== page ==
Stephanie Ray Peters speaks out about the shame that permeates the horse show world— and what all of us can do to change it.
When Stephanie Ray Peters arrived at the Desert International Horse Park in January to show her four horses, she took a seat outside of hunter ring 1. She watched beautiful rounds in the picturesque setting, but instead of enjoying the horse show, Peters found herself overcome with the urge to hide, shielding her face beneath a sun hat.
Rennie Dyball & Lauren Mauldin PHOTOS Megan Strait, Barbara Dudley & Stephanie Peters WORDS
82 ┃ THE PLAID HORSE ┃ May/June 2020
“I felt so uncomfortable, but I couldn’t figure out why,” she tells The Plaid Horse. “I didn’t want to be seen. I’d been through a lot of surgeries in the last two years—including brain surgery and a double mastectomy—due to a hormonal disorder, so my body had changed and I was worried about what people would think. But there was also something more.” For four days, Peters watched hunter ring 1. “I watched riders go in and come out. Do well, people clap for you. Do badly, and it’s silent. It was this very empty feeling,” she recalls. “I thought, ‘This is not what showing is supposed to be.’”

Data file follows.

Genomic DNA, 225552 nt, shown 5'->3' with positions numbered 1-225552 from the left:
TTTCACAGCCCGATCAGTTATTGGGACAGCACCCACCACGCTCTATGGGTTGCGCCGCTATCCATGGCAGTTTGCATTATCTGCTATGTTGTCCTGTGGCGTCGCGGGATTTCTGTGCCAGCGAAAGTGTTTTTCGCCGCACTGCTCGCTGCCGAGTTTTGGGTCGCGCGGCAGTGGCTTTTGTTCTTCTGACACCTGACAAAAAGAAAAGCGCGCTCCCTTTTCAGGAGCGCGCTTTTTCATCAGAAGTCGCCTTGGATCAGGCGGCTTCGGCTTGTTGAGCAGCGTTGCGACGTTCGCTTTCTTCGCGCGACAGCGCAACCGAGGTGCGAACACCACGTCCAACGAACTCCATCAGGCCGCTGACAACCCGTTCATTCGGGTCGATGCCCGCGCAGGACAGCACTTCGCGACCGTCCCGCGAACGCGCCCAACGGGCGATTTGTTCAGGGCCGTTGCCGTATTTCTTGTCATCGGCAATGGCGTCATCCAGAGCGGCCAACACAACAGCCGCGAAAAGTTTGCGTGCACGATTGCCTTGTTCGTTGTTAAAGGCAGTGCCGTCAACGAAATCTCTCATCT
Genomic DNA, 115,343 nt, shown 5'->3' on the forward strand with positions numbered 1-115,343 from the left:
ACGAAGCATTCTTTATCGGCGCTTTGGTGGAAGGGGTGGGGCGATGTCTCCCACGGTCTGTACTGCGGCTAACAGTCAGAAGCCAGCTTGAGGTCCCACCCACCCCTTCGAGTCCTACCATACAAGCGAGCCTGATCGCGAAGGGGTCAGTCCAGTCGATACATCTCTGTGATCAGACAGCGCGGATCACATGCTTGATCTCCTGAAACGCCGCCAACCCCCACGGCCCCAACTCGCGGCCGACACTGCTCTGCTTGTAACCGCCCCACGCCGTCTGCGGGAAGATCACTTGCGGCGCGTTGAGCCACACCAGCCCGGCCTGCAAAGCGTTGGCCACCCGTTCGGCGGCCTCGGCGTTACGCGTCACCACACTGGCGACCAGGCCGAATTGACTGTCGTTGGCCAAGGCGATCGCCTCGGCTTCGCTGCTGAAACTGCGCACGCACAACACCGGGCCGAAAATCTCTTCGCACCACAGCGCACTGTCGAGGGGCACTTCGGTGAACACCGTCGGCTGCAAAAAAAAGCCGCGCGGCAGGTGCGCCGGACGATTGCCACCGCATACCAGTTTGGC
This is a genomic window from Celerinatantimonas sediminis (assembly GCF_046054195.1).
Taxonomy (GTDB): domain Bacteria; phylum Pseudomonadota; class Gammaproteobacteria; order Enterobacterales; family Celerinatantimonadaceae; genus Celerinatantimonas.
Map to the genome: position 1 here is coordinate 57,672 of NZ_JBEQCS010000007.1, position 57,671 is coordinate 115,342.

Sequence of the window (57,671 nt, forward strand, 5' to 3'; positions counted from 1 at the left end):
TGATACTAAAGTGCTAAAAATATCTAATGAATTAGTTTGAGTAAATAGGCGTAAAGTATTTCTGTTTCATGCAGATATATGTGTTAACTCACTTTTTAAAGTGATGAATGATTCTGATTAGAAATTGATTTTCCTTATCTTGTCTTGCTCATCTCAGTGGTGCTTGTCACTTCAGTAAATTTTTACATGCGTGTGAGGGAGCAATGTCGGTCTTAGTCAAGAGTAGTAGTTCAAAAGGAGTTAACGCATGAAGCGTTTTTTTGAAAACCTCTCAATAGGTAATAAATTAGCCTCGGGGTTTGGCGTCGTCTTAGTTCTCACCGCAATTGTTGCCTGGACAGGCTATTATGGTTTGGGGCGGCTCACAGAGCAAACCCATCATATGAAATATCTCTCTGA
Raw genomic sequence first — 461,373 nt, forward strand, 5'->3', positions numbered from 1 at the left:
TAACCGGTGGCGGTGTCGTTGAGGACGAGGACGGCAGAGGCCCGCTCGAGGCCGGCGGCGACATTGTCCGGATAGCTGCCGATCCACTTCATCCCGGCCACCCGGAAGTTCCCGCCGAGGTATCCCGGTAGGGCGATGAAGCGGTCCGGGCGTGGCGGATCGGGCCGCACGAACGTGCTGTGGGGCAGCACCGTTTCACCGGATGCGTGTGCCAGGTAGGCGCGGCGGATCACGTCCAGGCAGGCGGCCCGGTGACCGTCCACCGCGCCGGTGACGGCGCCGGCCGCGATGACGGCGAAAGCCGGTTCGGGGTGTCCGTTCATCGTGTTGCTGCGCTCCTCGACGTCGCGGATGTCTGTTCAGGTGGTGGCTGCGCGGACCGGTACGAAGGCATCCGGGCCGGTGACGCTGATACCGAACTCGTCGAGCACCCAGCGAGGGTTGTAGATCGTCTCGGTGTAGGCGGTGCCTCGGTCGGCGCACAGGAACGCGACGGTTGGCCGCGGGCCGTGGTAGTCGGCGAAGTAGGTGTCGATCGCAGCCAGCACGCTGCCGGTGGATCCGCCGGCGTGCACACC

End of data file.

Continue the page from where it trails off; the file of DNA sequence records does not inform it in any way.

Shining the light on secret shame in the equestrian industry.